Cybersecurity Experts Discuss who’s to blame for WannaCry Attacks

If the NSA really wanted to be responsible, they would have contacted technology vendors shortly after they realised their toolkits were stolen


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Following Sir David Omand’s letter to The Times, in which he claims that the tech giant knew when it withdrew technical support for the system in 2014 that public and private sector bodies around the world were still heavily reliant on it. Security experts have also responded.

Misha Govshteyn, founder and SVP at Alert Logic, said: “This is a classic game of news spin from all parties involved, but the GCHQ position is especially rich in alternative facts.

"Governments provide a mandate to our intelligence agencies to find and exploit security flaws. There is no reasonable argument that these flaws should be made public, as that would defeat the purpose of funding their discovery. The Intelligence Community is naturally motivated to keep these flaws secret as long as possible (though they failed in this regard).

"It's equally unreasonable to criticise Microsoft for not supporting older versions of Windows longer. Doing so would not have altered this outcome, and WannaCry would be spreading as quickly as it is now. Fact is, supported or not, Microsoft issued a patch relatively quickly. Microsoft correctly determined that in this circumstance they need to support resolving this problem.

There are really only two guilty parties here:

1. NSA for failing to safeguard their code. These tools should have never been stolen and made public.

2. Companies who negligently operate on old, unsupported versions of software and refuse to deploy patches when they are made available. This is a specially true of healthcare organisations.

"If the NSA really wanted to be responsible, they would have contacted technology vendors shortly after they realised their toolkits were stolen. Doing so would have given technology companies more time to respond and consumers more time to patch.

"Instead, NSA chose to play the game of chicken with Shadow Brokers and allowed, of all people, Julian Assange to be the disclosing party. This is the least defensible decision in this whole saga.”

Gavin Millard, EMEA Technical director, Tenable Network Security, noted: "Microsoft have made huge strides in the last few years to improve the security of their ubiquitous operating systems, but code is rarely perfect and flaws will always find a way into the millions of line of instructions required in a complex operating system.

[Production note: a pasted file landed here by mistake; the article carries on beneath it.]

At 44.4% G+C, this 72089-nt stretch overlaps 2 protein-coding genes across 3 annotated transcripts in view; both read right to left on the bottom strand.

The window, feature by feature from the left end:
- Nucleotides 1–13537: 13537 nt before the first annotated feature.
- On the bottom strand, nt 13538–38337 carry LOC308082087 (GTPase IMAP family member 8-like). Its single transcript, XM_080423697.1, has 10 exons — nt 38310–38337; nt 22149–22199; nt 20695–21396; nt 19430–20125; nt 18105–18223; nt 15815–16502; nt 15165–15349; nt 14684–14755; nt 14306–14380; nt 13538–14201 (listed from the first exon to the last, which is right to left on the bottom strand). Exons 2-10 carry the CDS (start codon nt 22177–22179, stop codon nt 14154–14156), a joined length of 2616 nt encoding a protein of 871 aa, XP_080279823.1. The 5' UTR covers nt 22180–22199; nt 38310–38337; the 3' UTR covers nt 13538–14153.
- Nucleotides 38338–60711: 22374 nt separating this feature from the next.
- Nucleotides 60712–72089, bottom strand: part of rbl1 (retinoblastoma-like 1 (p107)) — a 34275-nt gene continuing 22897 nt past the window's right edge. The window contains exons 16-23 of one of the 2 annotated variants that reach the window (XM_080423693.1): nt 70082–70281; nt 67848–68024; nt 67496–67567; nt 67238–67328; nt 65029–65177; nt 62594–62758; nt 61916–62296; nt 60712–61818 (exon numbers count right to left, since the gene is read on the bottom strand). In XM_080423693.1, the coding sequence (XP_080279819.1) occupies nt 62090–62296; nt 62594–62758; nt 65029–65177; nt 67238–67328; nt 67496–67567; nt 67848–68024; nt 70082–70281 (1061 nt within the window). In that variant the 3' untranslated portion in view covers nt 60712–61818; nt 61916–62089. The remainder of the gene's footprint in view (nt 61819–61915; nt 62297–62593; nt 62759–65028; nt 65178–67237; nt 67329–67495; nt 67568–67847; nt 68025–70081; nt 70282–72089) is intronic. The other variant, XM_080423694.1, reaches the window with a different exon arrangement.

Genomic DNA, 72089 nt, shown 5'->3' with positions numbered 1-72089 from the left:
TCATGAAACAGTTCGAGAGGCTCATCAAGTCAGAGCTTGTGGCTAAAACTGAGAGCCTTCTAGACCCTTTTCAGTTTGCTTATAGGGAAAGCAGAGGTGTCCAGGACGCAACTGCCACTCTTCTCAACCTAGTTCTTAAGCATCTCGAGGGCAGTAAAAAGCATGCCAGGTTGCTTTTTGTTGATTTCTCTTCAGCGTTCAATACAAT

"Instead of trying to attribute blame, it would be far more productive to consider what could have been done to reduce the spread of an aggressive piece of ransomware like Wannacry. Organisations have to improve visibility into their complex environments to discover where weaknesses reside and have robust and rapid approaches to addressing these flaws before they are weaponised by the next ransomware author, eager to turn tardy patching into profit.”

Malcolm Harkins, chief security and trust officer at Cylance, added: “I wouldn’t criticise NSA or GCHQ. I do think, however, that this brings up the question of cyber vulnerabilities equities processes, and what “calculus” is used, and how, by a nation state to determine when the public is best served in working with the industry to close a found vulnerability or keep it for nations state purposes, more transparency/illumination there from all nation states would be good (since they all are involved in both cyber offensive as well as defensive efforts).

"In terms of end of life support (hardware and SW), both have EOL for support. From an economics perspective, it is cost prohibitive to support something forever, so every organisation needs to stop support at some point in time to manage operating expenses.

"This is true for every organisation including Microsoft and anyone else. For example, you can’t drive a model T in to a Ford dealership to get it fixed … you do it yourself or find “speciality” service providers who can work to try to service it. This is also a point where we can discuss other mitigation, such as isolation/segmentation of those systems in to a different “zone”.

"In terms of GCHQ, or any other nation state agency “storing” exploits. We have seen with the Shadow Brokers, or even Snowden, one of my irrefutable laws - #1 of which is information wants to be free – because people will post, share, talk. Though many nation states “store” these exploits in the logical equivalent of CDC biosafety levels , even there we see there are sometimes mistakes that can occur.

"We probably need to have some sort of cyber Geneva conventions and cyber Geneva protocols to establish better norms that most nation states could agree to abide by.”

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